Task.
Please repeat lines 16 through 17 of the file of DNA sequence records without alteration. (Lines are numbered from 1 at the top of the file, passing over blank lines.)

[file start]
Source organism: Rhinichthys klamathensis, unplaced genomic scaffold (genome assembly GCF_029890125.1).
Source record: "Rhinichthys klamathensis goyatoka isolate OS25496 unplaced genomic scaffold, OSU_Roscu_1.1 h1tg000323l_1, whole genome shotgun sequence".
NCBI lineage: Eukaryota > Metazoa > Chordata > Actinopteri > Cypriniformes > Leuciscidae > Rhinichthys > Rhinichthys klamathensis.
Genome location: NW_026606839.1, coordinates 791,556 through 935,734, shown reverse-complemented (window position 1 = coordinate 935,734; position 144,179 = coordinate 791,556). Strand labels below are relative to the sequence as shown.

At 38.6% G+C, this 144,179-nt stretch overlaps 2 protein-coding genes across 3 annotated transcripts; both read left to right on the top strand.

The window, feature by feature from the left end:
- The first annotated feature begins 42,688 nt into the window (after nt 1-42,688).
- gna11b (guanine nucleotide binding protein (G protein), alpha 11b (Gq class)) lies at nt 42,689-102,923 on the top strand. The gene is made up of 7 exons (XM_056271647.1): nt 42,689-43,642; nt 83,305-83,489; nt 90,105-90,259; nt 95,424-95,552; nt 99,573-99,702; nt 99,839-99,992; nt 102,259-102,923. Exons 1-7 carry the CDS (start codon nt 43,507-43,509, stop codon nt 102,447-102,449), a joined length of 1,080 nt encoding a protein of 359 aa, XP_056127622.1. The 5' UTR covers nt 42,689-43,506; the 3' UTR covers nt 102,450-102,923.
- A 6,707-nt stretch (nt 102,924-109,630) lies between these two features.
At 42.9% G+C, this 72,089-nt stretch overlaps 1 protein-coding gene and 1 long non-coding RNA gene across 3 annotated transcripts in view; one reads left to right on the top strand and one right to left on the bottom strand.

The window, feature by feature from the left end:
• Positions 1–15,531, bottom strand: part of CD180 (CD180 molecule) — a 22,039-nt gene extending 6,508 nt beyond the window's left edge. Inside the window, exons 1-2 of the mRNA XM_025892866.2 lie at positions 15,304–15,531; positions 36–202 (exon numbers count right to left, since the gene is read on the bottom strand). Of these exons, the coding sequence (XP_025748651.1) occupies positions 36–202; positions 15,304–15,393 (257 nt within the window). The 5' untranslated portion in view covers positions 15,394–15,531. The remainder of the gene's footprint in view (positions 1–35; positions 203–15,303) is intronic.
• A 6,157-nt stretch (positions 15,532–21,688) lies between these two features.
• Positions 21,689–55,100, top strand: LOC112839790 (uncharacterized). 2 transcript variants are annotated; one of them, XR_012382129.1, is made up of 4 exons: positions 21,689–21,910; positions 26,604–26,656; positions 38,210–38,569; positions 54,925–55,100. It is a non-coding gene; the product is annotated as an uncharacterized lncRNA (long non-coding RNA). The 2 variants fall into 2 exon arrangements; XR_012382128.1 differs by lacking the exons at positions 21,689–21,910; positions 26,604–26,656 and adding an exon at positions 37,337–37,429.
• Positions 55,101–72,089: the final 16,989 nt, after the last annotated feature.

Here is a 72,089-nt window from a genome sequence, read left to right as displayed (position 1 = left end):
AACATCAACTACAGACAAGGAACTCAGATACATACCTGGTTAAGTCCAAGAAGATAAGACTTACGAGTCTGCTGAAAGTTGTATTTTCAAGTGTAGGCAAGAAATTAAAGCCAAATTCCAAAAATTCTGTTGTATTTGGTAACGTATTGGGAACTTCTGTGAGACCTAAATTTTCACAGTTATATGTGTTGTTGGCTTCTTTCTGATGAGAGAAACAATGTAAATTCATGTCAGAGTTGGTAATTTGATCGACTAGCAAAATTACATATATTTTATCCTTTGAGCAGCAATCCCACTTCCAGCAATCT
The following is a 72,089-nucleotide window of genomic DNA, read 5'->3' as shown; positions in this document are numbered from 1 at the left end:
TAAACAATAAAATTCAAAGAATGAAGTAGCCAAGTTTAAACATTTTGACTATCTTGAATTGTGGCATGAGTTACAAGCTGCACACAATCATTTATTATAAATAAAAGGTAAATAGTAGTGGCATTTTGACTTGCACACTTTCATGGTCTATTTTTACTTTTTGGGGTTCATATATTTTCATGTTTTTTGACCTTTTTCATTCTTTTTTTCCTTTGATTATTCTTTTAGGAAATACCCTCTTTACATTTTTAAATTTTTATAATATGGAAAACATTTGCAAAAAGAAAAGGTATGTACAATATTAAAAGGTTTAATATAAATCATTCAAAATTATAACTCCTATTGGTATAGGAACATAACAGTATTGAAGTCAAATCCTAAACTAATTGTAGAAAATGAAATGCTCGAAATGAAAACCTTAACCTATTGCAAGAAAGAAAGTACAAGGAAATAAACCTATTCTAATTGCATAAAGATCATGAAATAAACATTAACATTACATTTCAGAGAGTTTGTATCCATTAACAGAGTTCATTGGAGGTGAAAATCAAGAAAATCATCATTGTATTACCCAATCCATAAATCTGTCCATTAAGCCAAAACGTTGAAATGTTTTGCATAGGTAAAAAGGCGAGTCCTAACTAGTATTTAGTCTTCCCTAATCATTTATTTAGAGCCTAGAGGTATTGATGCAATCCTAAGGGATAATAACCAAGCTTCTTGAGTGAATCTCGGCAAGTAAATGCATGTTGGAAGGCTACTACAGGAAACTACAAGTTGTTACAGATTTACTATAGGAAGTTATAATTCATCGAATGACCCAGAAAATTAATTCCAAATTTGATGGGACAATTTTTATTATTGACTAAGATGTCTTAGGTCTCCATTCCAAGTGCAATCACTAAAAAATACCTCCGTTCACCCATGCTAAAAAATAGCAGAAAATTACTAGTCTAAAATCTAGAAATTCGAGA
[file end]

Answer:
Here is a 72,089-nt window from a genome sequence, read left to right as displayed (position 1 = left end):
AACATCAACTACAGACAAGGAACTCAGATACATACCTGGTTAAGTCCAAGAAGATAAGACTTACGAGTCTGCTGAAAGTTGTATTTTCAAGTGTAGGCAAGAAATTAAAGCCAAATTCCAAAAATTCTGTTGTATTTGGTAACGTATTGGGAACTTCTGTGAGACCTAAATTTTCACAGTTATATGTGTTGTTGGCTTCTTTCTGATGAGAGAAACAATGTAAATTCATGTCAGAGTTGGTAATTTGATCGACTAGCAAAATTACATATATTTTATCCTTTGAGCAGCAATCCCACTTCCAGCAATCT